The Case of Sergeant Grischa Characters

Arnold Zweig

Characters Discussed

(Great Characters in Literature)

Sergeant Grischa Iljitsch Paprotkin

Sergeant Grischa Iljitsch Paprotkin (GREE-shah ee-LEECH pah-PROHT-kihn), a Russian soldier held as a prisoner by the Germans in 1917. Though not ill-treated by his captors, he wishes to return to his family, and so contrives an escape. During his lonely wanderings, he begins to lose his humanity, but he recovers it when he becomes the lover of Babka, a woman leading a band of refugees who take him into their midst. Sergeant Grischa assumes the identity of Sergeant Pavlovitsch Bjuscheff, a Russian deserter, so that he can avoid punishment as an escaped prisoner. He is recaptured and, under his assumed identity, sentenced to death as a spy. While his case is fought over by German generals after he has revealed the truth about himself, Grischa remains in prison, hoping the war will end. When his sentence is not revoked he behaves like a brave soldier, even when forced to dig his own grave before being killed.


Babka, a strong-minded, vigorous Russian woman, known affectionately as “Grandmother,” who leads a band of homeless refugees. She finds Grischa wandering across the countryside and makes him a member of her band and her lover. When he is sentenced to death, she bravely goes to him, walking many miles to do so. She hopes to free her lover by poisoning his guards, but he prevents her from carrying out the plan, believing he must meet his fate. After Grischa’s death Babka bears his child.

General von Lychow

General von Lychow (LI-chov), a Prussian officer of the military caste who is a commander of combat troops. He is jealous of upstart administrative officers who question his authority and authorizes his aide to work on the case of Grischa to save the life of the condemned man.


Ponsanski, General von Lychow’s aide, a Jewish lawyer who is interested in the case primarily from the view that it is an interesting instance of legal jurisdiction.

General Schieffenzahn

General Schieffenzahn (shee-fehn-ZAHN), an administrative officer who usurps the authority of General von Lychow. He wishes to execute Grischa to demonstrate his power. Although he is persuaded to send a reprieve for the sergeant, a snowstorm prevents delivery of the message.

Lieutenant Winfried

Lieutenant Winfried, a German officer and friend of Ponsanski.

Lieutenant Wilhelmi

Lieutenant Wilhelmi, General Schieffenzahn’s aide, who recommends the death of Grischa.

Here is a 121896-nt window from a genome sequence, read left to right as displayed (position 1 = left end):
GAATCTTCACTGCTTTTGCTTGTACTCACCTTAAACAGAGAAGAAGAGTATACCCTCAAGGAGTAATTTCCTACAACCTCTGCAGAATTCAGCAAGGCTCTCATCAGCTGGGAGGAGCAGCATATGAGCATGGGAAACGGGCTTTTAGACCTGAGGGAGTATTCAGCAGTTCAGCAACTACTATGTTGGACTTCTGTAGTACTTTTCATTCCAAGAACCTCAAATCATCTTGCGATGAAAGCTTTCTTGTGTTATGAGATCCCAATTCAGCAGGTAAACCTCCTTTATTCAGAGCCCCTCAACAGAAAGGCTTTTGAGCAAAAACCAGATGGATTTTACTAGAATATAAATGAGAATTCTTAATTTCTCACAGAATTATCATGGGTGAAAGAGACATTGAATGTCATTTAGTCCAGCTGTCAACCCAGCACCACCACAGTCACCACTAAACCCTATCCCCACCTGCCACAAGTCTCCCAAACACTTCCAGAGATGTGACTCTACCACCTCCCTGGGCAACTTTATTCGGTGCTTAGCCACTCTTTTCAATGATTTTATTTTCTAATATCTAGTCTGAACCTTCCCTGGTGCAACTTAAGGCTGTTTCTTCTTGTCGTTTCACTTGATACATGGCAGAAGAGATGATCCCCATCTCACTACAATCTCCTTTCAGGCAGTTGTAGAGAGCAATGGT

The Case of Sergeant Grischa Bibliography

(Great Characters in Literature)

Feuchtwanger, Lion. “The Case of Sergeant Grischa: Germany’s First Great War Novel.” Chicago Tribune, December 1, 1928, sec. 2, p. 21. An insightful review by a noted German novelist. Concentrates on Grischa as a symbolic character of the age, the little man whose experience stands for that of all soldiers caught in the jaws of war.

Fishman, Solomon. “The War Novels of Arnold Zweig.” Sewanee Review 49, no. 4 (October/ December, 1941): 433-451. A basic thematic and contextualizing overview of The Case of Sergeant Grischa and Zweig’s other war novels published before 1941. Provides the best place for the general reader to begin further study. Situates Zweig’s ideas in their interwar historical context and argues positively for his firm moral stance.

Pfeiler, Wilhelm K. “Arnold Zweig.” In War and the German Mind: The Testimony of Men of Fiction Who Fought at the Front. New York: Columbia University Press, 1941. A good introduction to The Case of Sergeant Grischa and other war novels in the context of German attitudes toward war in general. Though dated, the points made here are still valid. Good index.

Salamon, George. Arnold Zweig. New York: Twayne, 1975. The only comprehensive treatment of Zweig’s works in English, the bulk of the book explores The Case of Sergeant Grischa and Zweig’s other war novels. An excellent overview for the general reader, it also contains biographical information on Zweig and a brief bibliography.

White, Ray Lewis. Arnold Zweig in the USA. New York: Peter Lang, 1986. Not a critical treatment, but a collection of contemporary reviews of Zweig’s works in English in the United States. The thirteen reprinted reviews of The Case of Sergeant Grischa, though excerpted, give a good sense of the novel’s reception at the time of its publication.